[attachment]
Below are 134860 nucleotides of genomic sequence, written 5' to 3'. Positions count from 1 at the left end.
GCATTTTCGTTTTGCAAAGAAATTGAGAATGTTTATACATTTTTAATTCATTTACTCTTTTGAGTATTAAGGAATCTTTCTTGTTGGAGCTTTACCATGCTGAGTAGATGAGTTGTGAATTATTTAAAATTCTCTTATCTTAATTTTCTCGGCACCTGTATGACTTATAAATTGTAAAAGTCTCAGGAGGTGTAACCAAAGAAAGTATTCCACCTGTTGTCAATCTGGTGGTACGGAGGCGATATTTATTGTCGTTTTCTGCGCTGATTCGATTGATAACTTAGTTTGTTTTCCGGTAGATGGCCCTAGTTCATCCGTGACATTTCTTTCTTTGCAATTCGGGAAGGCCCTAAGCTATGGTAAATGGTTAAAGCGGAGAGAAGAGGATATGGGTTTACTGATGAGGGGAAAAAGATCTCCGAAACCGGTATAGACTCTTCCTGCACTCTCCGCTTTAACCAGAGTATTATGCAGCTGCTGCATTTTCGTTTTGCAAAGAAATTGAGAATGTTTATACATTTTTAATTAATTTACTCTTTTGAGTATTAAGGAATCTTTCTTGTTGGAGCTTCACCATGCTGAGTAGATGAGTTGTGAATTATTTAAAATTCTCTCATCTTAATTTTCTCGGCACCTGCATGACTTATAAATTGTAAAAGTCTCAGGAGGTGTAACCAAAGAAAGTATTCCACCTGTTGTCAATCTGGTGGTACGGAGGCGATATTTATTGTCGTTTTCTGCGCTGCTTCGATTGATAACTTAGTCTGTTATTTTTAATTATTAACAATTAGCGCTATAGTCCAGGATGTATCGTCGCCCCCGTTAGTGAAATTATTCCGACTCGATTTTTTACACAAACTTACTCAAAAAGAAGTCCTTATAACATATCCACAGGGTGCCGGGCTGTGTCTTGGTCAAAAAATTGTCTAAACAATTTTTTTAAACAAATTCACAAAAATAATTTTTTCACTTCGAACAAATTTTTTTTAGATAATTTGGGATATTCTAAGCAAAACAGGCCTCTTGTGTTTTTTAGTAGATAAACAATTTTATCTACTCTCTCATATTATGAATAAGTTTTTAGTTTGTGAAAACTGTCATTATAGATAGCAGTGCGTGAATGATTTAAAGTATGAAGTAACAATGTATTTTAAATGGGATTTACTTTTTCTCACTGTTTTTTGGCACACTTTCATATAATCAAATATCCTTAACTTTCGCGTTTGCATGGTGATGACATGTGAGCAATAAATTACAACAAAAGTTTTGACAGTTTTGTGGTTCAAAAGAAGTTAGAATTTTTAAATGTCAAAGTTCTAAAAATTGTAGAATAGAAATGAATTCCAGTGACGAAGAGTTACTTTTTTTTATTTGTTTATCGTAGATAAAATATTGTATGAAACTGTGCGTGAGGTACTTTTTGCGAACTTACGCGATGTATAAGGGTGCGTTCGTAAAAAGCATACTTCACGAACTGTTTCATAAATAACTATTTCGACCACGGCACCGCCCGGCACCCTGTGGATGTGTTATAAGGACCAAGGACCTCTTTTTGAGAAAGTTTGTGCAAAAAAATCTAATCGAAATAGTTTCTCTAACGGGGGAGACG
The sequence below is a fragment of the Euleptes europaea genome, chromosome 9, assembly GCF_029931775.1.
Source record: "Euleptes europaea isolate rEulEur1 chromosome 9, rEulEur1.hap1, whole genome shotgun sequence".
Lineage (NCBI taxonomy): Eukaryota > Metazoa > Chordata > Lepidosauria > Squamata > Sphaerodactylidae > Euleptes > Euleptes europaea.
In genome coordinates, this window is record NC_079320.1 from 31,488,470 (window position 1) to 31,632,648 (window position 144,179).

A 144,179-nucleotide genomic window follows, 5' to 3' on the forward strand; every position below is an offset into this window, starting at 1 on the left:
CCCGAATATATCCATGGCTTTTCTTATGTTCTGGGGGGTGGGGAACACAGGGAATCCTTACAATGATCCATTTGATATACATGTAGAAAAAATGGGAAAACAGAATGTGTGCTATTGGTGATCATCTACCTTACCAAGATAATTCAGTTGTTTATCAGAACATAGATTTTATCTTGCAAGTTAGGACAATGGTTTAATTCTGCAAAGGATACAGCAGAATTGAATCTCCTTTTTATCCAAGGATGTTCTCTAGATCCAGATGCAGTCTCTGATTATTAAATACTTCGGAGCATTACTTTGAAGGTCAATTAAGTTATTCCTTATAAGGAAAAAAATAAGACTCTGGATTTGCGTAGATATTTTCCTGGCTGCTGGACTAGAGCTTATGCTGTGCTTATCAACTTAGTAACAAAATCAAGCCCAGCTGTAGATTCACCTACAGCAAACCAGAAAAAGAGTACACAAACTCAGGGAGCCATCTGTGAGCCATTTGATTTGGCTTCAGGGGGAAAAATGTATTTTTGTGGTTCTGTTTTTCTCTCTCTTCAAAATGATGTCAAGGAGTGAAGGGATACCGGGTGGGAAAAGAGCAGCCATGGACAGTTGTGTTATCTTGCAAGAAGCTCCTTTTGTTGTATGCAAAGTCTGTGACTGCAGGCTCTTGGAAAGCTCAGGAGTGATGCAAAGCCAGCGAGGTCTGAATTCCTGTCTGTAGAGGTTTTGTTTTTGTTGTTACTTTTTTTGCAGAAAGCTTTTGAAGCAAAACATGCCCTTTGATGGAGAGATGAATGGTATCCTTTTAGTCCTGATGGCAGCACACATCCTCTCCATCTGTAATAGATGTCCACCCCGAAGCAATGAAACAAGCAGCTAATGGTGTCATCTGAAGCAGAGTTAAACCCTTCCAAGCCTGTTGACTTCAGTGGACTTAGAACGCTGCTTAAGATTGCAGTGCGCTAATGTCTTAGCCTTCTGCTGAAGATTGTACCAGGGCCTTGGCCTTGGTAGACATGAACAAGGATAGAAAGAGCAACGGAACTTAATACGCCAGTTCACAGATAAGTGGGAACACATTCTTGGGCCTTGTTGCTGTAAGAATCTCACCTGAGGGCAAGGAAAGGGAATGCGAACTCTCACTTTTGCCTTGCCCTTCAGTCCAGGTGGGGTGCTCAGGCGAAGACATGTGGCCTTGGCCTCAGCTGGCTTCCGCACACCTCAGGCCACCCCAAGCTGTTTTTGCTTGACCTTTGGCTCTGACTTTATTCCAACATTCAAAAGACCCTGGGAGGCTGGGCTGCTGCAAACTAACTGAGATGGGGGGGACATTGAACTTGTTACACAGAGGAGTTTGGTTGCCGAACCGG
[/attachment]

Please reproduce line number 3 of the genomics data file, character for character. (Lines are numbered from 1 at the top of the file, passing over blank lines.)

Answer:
The sequence below is a fragment of the Euleptes europaea genome, chromosome 9, assembly GCF_029931775.1.